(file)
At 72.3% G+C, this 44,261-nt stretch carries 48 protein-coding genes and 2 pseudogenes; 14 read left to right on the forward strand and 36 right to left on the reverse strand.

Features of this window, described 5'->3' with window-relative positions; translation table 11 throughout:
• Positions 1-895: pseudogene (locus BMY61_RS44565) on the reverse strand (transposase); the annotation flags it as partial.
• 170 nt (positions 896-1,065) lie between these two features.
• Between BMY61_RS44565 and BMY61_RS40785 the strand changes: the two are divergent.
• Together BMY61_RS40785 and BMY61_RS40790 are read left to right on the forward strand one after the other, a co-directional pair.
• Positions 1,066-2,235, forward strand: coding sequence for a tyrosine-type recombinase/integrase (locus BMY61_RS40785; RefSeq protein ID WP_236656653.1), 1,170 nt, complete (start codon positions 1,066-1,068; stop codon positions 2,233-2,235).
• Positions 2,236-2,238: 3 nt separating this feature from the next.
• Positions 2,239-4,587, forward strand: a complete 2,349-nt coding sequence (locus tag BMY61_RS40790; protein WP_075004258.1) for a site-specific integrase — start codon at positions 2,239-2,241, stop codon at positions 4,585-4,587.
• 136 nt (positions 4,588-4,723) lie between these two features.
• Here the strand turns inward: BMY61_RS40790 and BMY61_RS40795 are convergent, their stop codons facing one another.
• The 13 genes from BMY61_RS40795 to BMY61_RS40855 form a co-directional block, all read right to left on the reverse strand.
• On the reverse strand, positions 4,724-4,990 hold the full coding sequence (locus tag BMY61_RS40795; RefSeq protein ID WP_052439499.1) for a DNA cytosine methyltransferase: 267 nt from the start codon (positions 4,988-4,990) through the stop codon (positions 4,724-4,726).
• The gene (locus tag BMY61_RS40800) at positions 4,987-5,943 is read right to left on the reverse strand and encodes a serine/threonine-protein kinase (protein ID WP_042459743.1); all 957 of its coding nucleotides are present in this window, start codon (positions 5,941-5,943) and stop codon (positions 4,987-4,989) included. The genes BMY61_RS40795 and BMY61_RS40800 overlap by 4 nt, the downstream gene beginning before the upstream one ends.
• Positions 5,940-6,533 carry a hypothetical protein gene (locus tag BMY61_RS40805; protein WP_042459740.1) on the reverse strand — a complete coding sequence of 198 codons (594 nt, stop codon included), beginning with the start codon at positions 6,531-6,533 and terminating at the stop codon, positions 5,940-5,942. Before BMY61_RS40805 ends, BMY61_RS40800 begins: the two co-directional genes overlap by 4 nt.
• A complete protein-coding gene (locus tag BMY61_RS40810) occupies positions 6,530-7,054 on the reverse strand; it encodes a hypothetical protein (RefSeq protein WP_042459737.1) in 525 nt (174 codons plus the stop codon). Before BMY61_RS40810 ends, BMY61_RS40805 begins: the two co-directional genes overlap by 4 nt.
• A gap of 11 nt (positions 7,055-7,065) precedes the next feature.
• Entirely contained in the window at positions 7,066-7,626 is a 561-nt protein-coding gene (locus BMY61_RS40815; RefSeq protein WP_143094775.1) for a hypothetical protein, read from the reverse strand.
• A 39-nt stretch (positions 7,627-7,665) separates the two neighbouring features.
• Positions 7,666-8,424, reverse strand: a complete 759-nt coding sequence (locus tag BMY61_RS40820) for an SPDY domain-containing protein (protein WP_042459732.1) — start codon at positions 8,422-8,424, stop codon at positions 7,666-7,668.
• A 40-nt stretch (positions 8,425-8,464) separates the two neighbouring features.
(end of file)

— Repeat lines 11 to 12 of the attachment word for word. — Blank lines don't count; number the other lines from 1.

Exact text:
• Here the strand turns inward: BMY61_RS40790 and BMY61_RS40795 are convergent, their stop codons facing one another.
• The 13 genes from BMY61_RS40795 to BMY61_RS40855 form a co-directional block, all read right to left on the reverse strand.